SNMP

The Simple Network Management Protocol (SNMP) allows you to collect and monitor information about your SNMP enabled device. This protocol was created as a way to gather information from various systems and equipment in a uniform manner.

Basics

The SNMP hierarchy consists of multiple tables called Management Information Bases (MIBs). MIBs can follow universal standards (i.e. RFC 1441-see links below for more information) or vendor defined. Each MIB consists of one or more nodes which can represent an individual device or device component. Each node has a unique Object Identifier (OID). SNMP monitoring works by the monitoring host (in this case, NEMS) connects to the SNMP agent on the remote device. Version.

There are currently three version of the SNMP protocol (1v, c2v, and 3v). It is up to the device manufacturer which one is implemented.

Community

This is the security method SNMP. The basic types of communities are read-only (normally public), read-write (defined in the deice configuration), and trap (also defined in configuration). Each community has a name defined in the device configuration.

Presteps

Ensure that the device to be monitored is SNMP capable and SNMP is configured.

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MIB/OID

Vendor sites and community forums may provide the MIBs and OIDs, but there are ways of retrieving information from the device itself.

Method 1 - MIB Browser

There are several free MIB browsers available on the internet. Most provide a tree structure of the device.

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Method 2 - snmpwalk

snmpwalk will connect to the remote device and retrieve a list of OIDs. Open a NEMS ssh session.

The command format is

snmpwalk -v *snmp version* -c *snmp community* *IP*

A list of OIDs will be returned. Copy the results to a text document or spreadsheet for easy reference.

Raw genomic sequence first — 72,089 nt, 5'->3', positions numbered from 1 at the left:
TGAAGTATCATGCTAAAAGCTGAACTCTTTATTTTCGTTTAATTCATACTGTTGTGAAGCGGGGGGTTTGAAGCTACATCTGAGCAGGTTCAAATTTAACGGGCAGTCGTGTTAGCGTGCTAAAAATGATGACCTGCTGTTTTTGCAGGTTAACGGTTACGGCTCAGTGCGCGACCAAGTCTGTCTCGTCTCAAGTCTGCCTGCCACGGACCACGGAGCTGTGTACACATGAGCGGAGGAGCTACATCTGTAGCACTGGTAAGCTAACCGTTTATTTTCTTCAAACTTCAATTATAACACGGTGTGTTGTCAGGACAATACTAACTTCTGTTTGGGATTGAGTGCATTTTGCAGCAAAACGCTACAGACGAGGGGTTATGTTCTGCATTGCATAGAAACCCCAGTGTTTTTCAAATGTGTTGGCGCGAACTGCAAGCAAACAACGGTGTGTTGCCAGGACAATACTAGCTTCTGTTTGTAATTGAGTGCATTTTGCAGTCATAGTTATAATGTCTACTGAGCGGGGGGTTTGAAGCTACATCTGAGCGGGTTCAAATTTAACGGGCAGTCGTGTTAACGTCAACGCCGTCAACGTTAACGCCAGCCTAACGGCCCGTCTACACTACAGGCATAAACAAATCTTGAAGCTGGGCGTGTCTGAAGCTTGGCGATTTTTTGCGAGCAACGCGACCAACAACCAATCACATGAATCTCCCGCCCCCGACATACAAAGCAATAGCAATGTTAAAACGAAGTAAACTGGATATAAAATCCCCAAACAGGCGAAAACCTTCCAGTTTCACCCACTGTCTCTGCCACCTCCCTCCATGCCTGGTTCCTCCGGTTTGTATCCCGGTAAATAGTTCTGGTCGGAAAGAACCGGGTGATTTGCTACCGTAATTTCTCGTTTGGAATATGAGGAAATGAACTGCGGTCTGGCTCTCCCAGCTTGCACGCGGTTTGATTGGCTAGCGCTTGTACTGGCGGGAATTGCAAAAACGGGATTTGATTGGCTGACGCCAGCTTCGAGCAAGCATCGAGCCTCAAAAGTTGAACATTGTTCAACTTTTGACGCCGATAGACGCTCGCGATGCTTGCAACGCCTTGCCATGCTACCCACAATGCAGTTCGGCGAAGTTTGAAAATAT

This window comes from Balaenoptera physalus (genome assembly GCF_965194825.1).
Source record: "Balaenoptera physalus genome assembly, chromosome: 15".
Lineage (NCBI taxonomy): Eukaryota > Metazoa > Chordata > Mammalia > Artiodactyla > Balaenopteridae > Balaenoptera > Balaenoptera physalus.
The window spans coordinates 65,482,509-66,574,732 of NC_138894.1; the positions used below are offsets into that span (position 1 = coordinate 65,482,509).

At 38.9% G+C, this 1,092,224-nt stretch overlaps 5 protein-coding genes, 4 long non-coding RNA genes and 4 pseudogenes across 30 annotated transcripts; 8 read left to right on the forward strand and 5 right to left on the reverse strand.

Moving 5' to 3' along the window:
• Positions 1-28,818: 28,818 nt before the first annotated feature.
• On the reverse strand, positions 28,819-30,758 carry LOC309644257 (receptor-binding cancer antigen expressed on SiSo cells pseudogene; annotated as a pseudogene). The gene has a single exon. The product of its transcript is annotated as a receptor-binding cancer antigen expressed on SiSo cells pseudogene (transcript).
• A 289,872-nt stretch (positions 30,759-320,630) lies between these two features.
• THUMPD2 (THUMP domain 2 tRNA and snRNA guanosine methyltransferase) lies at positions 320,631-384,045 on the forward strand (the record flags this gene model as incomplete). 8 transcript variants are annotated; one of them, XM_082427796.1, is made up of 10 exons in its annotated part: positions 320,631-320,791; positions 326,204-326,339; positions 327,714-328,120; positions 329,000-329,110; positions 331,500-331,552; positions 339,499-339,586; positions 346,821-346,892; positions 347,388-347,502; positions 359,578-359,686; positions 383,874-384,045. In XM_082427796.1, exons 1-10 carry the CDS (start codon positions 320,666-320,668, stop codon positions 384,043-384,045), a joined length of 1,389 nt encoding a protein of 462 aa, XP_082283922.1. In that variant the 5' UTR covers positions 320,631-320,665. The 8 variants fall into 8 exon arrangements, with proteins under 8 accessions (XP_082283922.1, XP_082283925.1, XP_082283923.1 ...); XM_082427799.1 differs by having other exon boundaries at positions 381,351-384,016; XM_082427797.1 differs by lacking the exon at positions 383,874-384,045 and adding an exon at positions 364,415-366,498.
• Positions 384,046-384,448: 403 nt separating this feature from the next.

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Testing with ./check_snmp

From the NEMS ssh session, navigate to /usr/local/nagios/libexec. The command is check_snmp and the options are:

Usage:

check_snmp -H <ip_address> -o  [-w warn_range] [-c crit_range]
[-C community] [-s string] [-r regex] [-R regexi] [-t timeout] [-e retries]
[-l label] [-u units] [-p port-number] [-d delimiter] [-D output-delimiter]
[-m miblist] [-P snmp version] [-N context] [-L seclevel] [-U secname]
[-a authproto] [-A authpasswd] [-x privproto] [-X privpasswd] [-4|6]

In this example, uptime will be test using both the OID and Object name using the command format:

*./checksnmp -H remote ip -c SNMP community -o OID or Object*

In this example, System Uptime is check using both the OID and the Object name. Note, the .0 is put on the end of sysUpTime, this denotes to collect child information and is required.

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Both work and return the same information. Depending on the device and which MIB it uses (standard or vendor) will dictate which one is used.

NEMS Check

Follow these steps to configure a basic SNMP check.

  • Launch NEMS Configurator (NConf)
  • Click on Add for Advanced Services
  • Enter most fields according to environment standards (i.e. name, description, check/notifications periods, etc)
  • Select check_snmp in the check command field
  • For ARG1 at the bottom of the screen, at the minimum, enter the community and object to check. -c public -o iso.3.6.1.2.1.1.3.0 You can add warnings -w and criticals -c if the appropriate
  • Add new check to host
  • Generate and deploy Nagios config
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Note the service parameters.

Launch Adagios and validate the check ran with no issues.

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Adagios shows our SNMP check is running perfectly.